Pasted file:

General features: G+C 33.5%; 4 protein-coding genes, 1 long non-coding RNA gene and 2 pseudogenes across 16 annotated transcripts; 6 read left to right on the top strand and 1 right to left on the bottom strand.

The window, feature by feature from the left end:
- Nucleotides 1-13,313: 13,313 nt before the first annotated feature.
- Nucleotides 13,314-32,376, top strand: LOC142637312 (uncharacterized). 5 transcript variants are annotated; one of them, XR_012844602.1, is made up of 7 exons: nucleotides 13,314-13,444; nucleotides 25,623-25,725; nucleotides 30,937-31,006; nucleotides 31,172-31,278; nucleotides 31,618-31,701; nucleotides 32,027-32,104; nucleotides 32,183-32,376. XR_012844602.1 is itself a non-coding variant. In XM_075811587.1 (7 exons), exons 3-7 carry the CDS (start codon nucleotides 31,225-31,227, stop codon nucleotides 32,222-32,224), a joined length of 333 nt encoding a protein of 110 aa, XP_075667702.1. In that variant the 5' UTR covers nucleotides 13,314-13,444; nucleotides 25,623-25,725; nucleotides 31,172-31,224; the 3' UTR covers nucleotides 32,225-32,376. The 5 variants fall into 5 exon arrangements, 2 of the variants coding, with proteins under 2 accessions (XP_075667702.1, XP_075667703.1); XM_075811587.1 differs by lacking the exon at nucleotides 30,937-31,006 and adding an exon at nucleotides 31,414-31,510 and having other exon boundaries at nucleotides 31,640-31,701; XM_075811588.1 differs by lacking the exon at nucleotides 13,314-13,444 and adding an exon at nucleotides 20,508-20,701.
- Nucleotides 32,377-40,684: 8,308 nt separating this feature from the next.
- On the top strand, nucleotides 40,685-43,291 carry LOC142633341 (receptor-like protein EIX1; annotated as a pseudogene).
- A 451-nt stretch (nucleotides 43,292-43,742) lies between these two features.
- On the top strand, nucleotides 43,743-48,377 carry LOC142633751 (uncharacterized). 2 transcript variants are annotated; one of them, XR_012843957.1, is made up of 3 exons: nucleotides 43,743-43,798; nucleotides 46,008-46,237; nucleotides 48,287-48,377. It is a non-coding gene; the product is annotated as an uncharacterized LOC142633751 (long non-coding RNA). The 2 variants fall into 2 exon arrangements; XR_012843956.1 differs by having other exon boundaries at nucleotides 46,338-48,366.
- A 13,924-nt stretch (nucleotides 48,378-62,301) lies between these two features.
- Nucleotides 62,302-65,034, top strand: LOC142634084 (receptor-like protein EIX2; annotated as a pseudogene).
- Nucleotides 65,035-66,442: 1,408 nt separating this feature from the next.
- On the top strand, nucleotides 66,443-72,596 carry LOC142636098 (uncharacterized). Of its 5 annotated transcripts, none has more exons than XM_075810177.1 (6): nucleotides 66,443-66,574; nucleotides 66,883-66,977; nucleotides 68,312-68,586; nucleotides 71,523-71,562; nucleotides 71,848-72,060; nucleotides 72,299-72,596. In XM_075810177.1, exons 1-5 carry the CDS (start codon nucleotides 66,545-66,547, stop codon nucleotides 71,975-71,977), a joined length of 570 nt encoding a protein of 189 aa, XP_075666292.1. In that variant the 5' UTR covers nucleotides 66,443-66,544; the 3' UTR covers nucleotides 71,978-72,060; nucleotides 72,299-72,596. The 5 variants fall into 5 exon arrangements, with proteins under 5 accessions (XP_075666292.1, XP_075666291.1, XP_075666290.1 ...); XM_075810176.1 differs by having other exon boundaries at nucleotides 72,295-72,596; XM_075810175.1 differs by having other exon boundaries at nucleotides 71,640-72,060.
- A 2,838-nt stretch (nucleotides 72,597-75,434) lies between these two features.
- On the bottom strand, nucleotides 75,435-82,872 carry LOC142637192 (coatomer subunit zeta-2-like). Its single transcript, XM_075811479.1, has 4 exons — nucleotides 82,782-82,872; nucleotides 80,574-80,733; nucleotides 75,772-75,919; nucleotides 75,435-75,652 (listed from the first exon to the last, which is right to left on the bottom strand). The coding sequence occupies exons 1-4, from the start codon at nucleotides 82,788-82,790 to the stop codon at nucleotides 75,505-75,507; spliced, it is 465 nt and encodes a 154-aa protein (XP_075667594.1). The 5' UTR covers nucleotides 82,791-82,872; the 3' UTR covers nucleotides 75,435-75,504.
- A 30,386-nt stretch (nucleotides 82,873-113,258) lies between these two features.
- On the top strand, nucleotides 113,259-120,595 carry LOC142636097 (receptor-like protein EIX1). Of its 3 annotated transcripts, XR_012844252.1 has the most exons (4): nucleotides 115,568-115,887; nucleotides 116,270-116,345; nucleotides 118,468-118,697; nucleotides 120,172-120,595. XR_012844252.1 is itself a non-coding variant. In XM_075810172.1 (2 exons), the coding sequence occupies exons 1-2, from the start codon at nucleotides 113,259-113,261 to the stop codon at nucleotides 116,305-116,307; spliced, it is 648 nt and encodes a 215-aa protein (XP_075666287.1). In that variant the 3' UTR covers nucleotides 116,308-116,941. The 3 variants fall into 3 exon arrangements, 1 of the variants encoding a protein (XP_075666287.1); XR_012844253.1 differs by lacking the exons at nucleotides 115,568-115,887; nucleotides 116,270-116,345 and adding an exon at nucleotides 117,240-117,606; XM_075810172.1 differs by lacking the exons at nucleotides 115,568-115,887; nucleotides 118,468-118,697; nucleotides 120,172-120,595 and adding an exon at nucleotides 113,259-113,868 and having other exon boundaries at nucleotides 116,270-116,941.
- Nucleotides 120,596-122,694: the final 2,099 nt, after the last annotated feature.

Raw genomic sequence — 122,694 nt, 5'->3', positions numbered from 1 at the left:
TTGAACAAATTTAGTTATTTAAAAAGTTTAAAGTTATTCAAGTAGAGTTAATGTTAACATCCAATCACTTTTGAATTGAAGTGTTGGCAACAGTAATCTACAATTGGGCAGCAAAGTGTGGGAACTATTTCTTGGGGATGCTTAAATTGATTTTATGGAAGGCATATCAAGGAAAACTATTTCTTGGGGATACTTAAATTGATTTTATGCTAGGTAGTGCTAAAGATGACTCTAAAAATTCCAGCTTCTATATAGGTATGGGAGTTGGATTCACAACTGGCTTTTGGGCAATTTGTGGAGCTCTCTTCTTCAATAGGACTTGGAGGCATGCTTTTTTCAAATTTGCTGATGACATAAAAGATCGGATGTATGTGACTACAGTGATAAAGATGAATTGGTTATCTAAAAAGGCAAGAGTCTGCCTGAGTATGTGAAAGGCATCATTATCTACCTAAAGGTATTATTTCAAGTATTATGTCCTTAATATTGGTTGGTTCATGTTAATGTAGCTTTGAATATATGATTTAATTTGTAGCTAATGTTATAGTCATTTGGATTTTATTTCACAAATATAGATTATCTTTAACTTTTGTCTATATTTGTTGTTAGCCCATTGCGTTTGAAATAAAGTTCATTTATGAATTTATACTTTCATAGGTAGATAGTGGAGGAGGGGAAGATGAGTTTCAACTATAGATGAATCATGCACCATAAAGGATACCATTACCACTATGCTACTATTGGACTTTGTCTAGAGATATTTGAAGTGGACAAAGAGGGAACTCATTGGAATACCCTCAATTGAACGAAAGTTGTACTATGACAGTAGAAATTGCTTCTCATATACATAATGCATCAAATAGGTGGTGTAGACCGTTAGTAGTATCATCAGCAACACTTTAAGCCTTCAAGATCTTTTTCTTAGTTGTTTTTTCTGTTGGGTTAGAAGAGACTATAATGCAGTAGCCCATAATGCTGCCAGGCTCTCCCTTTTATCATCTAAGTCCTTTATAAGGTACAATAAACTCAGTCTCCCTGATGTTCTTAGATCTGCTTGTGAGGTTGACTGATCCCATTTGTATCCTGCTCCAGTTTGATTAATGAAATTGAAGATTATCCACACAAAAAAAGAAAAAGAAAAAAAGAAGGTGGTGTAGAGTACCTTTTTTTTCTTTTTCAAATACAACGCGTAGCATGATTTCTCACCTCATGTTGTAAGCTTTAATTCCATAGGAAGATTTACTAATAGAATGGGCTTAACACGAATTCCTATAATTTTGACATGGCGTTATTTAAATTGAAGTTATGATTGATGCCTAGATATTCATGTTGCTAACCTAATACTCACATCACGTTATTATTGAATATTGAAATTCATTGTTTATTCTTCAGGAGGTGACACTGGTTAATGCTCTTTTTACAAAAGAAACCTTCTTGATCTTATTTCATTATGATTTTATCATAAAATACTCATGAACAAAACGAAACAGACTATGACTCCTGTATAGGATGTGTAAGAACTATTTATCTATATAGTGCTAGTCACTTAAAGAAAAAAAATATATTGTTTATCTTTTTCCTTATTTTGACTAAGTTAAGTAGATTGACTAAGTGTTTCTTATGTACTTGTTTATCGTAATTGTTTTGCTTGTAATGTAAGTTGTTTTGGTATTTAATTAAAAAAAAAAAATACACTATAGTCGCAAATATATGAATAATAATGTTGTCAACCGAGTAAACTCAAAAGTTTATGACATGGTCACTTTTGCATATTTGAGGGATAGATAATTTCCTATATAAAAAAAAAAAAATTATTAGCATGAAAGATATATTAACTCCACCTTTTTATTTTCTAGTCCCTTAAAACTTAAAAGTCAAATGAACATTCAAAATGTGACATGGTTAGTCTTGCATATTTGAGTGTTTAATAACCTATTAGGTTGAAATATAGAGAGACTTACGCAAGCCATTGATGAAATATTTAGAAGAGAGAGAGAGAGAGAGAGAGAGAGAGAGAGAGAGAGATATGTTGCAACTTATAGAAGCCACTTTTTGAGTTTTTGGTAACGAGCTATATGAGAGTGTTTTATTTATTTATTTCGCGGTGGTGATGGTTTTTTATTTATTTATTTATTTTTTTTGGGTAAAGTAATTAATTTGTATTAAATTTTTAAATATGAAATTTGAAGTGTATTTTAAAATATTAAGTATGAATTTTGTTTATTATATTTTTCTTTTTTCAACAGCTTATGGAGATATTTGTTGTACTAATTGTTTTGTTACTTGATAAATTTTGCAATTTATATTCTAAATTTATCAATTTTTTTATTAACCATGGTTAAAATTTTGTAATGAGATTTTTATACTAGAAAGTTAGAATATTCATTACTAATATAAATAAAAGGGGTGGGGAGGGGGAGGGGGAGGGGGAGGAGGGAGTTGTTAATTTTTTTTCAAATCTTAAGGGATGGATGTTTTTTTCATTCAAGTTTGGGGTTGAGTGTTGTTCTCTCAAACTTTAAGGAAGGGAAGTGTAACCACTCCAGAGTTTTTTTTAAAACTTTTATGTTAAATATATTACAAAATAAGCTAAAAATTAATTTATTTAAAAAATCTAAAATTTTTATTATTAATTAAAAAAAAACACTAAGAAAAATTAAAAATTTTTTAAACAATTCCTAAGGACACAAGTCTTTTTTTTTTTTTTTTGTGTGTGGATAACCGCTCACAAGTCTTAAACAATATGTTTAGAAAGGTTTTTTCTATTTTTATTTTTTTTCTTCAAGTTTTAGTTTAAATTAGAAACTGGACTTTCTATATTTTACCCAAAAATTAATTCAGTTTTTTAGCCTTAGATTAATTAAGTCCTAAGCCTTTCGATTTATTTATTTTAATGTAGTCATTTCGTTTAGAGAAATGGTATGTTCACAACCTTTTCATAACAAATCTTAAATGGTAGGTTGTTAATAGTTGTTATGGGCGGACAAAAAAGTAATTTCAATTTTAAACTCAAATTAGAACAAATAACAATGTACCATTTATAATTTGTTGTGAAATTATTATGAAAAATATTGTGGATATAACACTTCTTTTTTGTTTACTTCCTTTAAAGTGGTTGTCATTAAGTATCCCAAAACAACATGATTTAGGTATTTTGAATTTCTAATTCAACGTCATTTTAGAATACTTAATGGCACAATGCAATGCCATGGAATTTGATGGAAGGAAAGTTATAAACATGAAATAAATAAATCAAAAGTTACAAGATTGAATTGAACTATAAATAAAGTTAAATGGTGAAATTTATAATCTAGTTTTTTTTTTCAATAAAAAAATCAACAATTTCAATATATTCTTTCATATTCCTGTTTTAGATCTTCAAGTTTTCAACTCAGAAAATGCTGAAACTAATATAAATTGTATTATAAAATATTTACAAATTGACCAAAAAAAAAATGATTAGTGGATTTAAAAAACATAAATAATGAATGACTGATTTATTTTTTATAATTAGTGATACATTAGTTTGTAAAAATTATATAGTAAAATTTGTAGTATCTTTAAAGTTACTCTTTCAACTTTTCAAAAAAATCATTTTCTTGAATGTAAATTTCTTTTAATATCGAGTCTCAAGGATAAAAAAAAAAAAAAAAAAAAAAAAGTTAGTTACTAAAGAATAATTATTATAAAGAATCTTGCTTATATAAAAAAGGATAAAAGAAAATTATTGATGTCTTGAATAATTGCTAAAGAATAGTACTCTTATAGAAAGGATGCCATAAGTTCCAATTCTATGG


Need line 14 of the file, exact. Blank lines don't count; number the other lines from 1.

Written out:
- On the bottom strand, nucleotides 75,435-82,872 carry LOC142637192 (coatomer subunit zeta-2-like). Its single transcript, XM_075811479.1, has 4 exons — nucleotides 82,782-82,872; nucleotides 80,574-80,733; nucleotides 75,772-75,919; nucleotides 75,435-75,652 (listed from the first exon to the last, which is right to left on the bottom strand). The coding sequence occupies exons 1-4, from the start codon at nucleotides 82,788-82,790 to the stop codon at nucleotides 75,505-75,507; spliced, it is 465 nt and encodes a 154-aa protein (XP_075667594.1). The 5' UTR covers nucleotides 82,791-82,872; the 3' UTR covers nucleotides 75,435-75,504.